Difference between ‘Ind AS-23’ and ‘AS 16’

Major differences between ‘Ind AS-23: Borrowing Costs’ and ‘AS-16: Borrowing Costs’ are as under:

(i) Ind AS 23 does not require an entity to apply this standard to borrowing costs directly attributable to the acquisition, construction or production of a qualifying asset measured at fair value, for example, a biological asset whereas AS 16 does not provide for such scope exclusion.

(ii) Ind AS 23 also does not require application of this Standard to borrowing costs directly attributable to the acquisition, construction or production of inventories that are manufactured, or otherwise produced, in large quantities on a repetitive basis whereas AS 16 does not provide for such scope exclusion and is applicable to borrowing costs related to all inventories that require substantial period of time to bring them in saleable condition.

(iii) As per AS 16, Borrowing Costs, inter alia, include the following:

(a) interest and commitment charges on bank borrowings and other short-term and long-term borrowings;

(b) amortisation of discounts or premiums relating to borrowings;

(c) amortisation of ancillary costs incurred in connection with the arrangement of borrowings.

Ind AS 23 requires to calculate the interest expense using the effective interest rate method as described in Ind AS 109. Items (b) and (c) above are not mentioned in Ind AS 23, as some of these components of borrowing costs are considered as the components of interest expense calculated using the effective interest rate method. Also, Ind AS 23 includes interest in respect of lease liabilities (recognised as per Ind AS 116), while, AS 16 includes finance charges in respect of assets acquired under finance lease as part of borrowing costs.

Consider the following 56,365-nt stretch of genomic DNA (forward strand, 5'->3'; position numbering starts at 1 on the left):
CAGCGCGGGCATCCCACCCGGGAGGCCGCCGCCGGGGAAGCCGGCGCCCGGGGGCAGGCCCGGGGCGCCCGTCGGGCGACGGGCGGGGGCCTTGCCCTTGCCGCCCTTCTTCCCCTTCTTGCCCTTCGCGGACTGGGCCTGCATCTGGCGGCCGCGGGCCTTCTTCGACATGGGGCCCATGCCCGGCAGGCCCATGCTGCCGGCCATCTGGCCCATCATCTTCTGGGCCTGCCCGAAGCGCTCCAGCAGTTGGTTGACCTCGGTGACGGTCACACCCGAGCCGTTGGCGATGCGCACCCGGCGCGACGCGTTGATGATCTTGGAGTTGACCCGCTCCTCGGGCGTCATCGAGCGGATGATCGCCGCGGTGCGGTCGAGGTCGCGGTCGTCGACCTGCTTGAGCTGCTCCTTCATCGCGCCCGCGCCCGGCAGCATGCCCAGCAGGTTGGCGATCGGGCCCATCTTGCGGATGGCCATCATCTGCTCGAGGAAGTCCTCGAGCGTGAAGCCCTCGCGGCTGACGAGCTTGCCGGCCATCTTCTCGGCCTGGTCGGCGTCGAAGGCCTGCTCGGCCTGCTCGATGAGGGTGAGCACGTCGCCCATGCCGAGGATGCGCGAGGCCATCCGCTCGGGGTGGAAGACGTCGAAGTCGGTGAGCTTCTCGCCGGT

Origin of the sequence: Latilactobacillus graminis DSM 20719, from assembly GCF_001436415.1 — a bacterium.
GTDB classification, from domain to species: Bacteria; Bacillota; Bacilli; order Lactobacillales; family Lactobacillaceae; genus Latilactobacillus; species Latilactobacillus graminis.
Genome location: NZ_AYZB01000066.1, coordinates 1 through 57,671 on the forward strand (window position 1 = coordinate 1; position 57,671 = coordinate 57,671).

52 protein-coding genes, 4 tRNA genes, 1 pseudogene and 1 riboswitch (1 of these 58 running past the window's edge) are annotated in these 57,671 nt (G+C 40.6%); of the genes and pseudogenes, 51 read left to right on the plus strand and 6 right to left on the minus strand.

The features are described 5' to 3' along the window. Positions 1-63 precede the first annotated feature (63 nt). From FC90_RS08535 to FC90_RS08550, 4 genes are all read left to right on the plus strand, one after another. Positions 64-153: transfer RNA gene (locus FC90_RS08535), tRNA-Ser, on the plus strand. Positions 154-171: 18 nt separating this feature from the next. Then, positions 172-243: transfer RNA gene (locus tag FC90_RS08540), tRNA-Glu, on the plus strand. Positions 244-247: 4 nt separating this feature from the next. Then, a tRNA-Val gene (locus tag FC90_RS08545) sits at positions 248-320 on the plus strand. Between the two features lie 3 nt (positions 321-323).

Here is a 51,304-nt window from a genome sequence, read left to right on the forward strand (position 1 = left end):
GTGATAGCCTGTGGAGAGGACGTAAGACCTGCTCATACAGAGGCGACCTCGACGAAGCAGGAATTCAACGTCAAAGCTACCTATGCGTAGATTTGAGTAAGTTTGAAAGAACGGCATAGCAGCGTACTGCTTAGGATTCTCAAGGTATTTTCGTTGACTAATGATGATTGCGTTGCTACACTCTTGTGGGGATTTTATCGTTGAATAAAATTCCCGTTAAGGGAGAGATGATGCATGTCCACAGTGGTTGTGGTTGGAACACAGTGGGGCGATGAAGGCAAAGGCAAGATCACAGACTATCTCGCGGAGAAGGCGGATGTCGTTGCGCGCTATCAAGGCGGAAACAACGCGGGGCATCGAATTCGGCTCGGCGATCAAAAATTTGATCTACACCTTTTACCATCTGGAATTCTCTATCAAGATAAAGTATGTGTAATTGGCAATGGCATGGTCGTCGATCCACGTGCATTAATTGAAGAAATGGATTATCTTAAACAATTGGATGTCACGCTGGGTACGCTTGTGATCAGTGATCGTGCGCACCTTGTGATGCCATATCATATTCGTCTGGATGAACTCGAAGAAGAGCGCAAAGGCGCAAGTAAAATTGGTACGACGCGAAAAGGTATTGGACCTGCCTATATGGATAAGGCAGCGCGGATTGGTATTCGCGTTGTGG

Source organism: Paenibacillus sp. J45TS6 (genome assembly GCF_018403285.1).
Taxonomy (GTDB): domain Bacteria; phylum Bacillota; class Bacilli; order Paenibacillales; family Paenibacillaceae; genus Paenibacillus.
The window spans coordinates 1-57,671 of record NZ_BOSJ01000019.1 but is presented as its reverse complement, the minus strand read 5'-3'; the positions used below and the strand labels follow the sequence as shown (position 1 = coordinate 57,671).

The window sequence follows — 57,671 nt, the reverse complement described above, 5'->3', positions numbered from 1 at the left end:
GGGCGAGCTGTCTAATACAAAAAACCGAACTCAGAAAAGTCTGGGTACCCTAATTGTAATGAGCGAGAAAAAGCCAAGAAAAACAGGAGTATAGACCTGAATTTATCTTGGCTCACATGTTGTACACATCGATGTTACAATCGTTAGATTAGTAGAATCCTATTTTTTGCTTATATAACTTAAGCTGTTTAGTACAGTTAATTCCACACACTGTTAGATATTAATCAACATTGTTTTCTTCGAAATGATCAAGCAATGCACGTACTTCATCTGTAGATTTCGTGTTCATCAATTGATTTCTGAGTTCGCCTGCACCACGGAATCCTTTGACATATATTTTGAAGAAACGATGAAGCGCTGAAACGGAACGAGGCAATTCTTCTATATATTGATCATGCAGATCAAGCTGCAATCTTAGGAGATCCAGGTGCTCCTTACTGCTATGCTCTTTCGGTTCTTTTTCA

Ind AS 23 provides that where there is an unrealised exchange loss which is treated as an adjustment to interest and subsequently there is a realised or unrealised gain in respect of the settlement or translation
of the same borrowing, the gain to the extent of the loss previously recognised as an adjustment should also be recognised as an adjustment to interest. AS 16 does not explicitly deal with such scenario.

(iv) AS 16 gives explanation for meaning of ‘substantial period of time’ appearing in the definition of the term ‘qualifying asset’ as twelve months whereas under Ind AS 23, there is no such explanation.

(v) Ind AS 23 provides that when Ind AS 29, Financial Reporting in Hyperinflationary Economies, is applied, part of the borrowing costs that compensates for inflation should be expensed as required by that Standard (and not capitalised in respect of qualifying assets). AS 16 does not contain a similar clarification because at present, in India, under AS regime, there is no Standard on Financial Reporting in Hyperinflationary Economies.

(vi) Ind AS 23 specifically provides that in some circumstances, it is appropriate to include all borrowings of the parent and its subsidiaries when computing a weighted average of the borrowing costs while in other circumstances, it is appropriate for each subsidiary to use a weighted average of the borrowing costs applicable to its own borrowings. This specific provision is not there in AS 16.

(vii) Ind AS 23 requires disclosure of capitalisation rate used to determine the amount of borrowing costs eligible for capitalisation. AS 16 does not have this disclosure requirement.

(viii) For the purpose of computing borrowing cost under Ind AS 23 in regard to foreign currency borrowing, the difference is to be computed with reference to functional currency whereas under AS 16 read with AS 11, the difference is between the local currency and foreign currency.

ICAI’s Educational Material on Ind AS 23, Borrowing Costs

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